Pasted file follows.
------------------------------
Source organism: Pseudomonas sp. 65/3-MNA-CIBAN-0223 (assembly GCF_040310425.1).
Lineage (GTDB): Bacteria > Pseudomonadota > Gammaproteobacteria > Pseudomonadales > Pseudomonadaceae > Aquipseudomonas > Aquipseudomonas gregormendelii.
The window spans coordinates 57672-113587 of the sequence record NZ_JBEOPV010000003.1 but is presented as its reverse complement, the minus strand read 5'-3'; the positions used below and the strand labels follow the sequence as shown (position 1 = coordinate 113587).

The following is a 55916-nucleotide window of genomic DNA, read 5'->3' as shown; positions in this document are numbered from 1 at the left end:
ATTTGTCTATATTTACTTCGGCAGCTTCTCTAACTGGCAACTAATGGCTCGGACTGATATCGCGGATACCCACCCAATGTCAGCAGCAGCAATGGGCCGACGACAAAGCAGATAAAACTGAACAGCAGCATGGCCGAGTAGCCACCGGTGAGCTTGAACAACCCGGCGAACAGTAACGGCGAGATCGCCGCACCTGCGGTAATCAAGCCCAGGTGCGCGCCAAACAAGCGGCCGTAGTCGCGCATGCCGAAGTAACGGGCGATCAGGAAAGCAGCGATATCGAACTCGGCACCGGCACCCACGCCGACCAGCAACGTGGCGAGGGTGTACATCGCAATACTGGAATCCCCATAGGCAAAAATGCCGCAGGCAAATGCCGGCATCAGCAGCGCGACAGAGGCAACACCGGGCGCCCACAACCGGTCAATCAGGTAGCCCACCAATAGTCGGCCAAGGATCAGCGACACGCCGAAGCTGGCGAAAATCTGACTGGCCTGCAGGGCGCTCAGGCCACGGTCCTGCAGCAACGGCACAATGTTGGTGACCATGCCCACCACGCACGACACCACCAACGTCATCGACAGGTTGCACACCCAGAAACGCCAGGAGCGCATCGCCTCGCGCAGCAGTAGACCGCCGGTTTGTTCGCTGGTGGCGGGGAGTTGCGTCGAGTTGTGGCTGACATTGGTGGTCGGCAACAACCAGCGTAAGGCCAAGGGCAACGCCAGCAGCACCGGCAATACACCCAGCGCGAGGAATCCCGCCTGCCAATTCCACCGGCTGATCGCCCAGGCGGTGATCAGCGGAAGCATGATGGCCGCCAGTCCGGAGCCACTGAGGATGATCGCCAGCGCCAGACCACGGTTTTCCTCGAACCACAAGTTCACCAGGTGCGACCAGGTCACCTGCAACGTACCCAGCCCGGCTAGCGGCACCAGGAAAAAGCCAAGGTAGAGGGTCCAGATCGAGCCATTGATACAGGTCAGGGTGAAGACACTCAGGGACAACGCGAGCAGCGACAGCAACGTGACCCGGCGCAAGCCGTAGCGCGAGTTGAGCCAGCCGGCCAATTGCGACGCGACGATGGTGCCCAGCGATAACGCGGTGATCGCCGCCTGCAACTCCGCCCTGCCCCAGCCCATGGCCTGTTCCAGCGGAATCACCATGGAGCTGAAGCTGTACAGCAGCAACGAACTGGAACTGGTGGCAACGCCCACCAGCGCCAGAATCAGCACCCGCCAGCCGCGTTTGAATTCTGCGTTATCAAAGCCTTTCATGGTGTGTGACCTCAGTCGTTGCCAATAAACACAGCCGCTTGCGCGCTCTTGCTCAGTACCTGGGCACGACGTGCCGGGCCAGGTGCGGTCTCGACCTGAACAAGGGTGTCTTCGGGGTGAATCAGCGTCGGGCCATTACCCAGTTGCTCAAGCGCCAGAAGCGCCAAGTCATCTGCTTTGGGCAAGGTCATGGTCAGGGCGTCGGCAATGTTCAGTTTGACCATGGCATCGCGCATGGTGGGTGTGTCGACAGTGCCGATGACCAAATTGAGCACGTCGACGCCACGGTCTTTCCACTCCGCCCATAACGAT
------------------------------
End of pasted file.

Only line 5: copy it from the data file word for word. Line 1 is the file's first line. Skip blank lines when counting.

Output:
ATTTGTCTATATTTACTTCGGCAGCTTCTCTAACTGGCAACTAATGGCTCGGACTGATATCGCGGATACCCACCCAATGTCAGCAGCAGCAATGGGCCGACGACAAAGCAGATAAAACTGAACAGCAGCATGGCCGAGTAGCCACCGGTGAGCTTGAACAACCCGGCGAACAGTAACGGCGAGATCGCCGCACCTGCGGTAATCAAGCCCAGGTGCGCGCCAAACAAGCGGCCGTAGTCGCGCATGCCGAAGTAACGGGCGATCAGGAAAGCAGCGATATCGAACTCGGCACCGGCACCCACGCCGACCAGCAACGTGGCGAGGGTGTACATCGCAATACTGGAATCCCCATAGGCAAAAATGCCGCAGGCAAATGCCGGCATCAGCAGCGCGACAGAGGCAACACCGGGCGCCCACAACCGGTCAATCAGGTAGCCCACCAATAGTCGGCCAAGGATCAGCGACACGCCGAAGCTGGCGAAAATCTGACTGGCCTGCAGGGCGCTCAGGCCACGGTCCTGCAGCAACGGCACAATGTTGGTGACCATGCCCACCACGCACGACACCACCAACGTCATCGACAGGTTGCACACCCAGAAACGCCAGGAGCGCATCGCCTCGCGCAGCAGTAGACCGCCGGTTTGTTCGCTGGTGGCGGGGAGTTGCGTCGAGTTGTGGCTGACATTGGTGGTCGGCAACAACCAGCGTAAGGCCAAGGGCAACGCCAGCAGCACCGGCAATACACCCAGCGCGAGGAATCCCGCCTGCCAATTCCACCGGCTGATCGCCCAGGCGGTGATCAGCGGAAGCATGATGGCCGCCAGTCCGGAGCCACTGAGGATGATCGCCAGCGCCAGACCACGGTTTTCCTCGAACCACAAGTTCACCAGGTGCGACCAGGTCACCTGCAACGTACCCAGCCCGGCTAGCGGCACCAGGAAAAAGCCAAGGTAGAGGGTCCAGATCGAGCCATTGATACAGGTCAGGGTGAAGACACTCAGGGACAACGCGAGCAGCGACAGCAACGTGACCCGGCGCAAGCCGTAGCGCGAGTTGAGCCAGCCGGCCAATTGCGACGCGACGATGGTGCCCAGCGATAACGCGGTGATCGCCGCCTGCAACTCCGCCCTGCCCCAGCCCATGGCCTGTTCCAGCGGAATCACCATGGAGCTGAAGCTGTACAGCAGCAACGAACTGGAACTGGTGGCAACGCCCACCAGCGCCAGAATCAGCACCCGCCAGCCGCGTTTGAATTCTGCGTTATCAAAGCCTTTCATGGTGTGTGACCTCAGTCGTTGCCAATAAACACAGCCGCTTGCGCGCTCTTGCTCAGTACCTGGGCACGACGTGCCGGGCCAGGTGCGGTCTCGACCTGAACAAGGGTGTCTTCGGGGTGAATCAGCGTCGGGCCATTACCCAGTTGCTCAAGCGCCAGAAGCGCCAAGTCATCTGCTTTGGGCAAGGTCATGGTCAGGGCGTCGGCAATGTTCAGTTTGACCATGGCATCGCGCATGGTGGGTGTGTCGACAGTGCCGATGACCAAATTGAGCACGTCGACGCCACGGTCTTTCCACTCCGCCCATAACGAT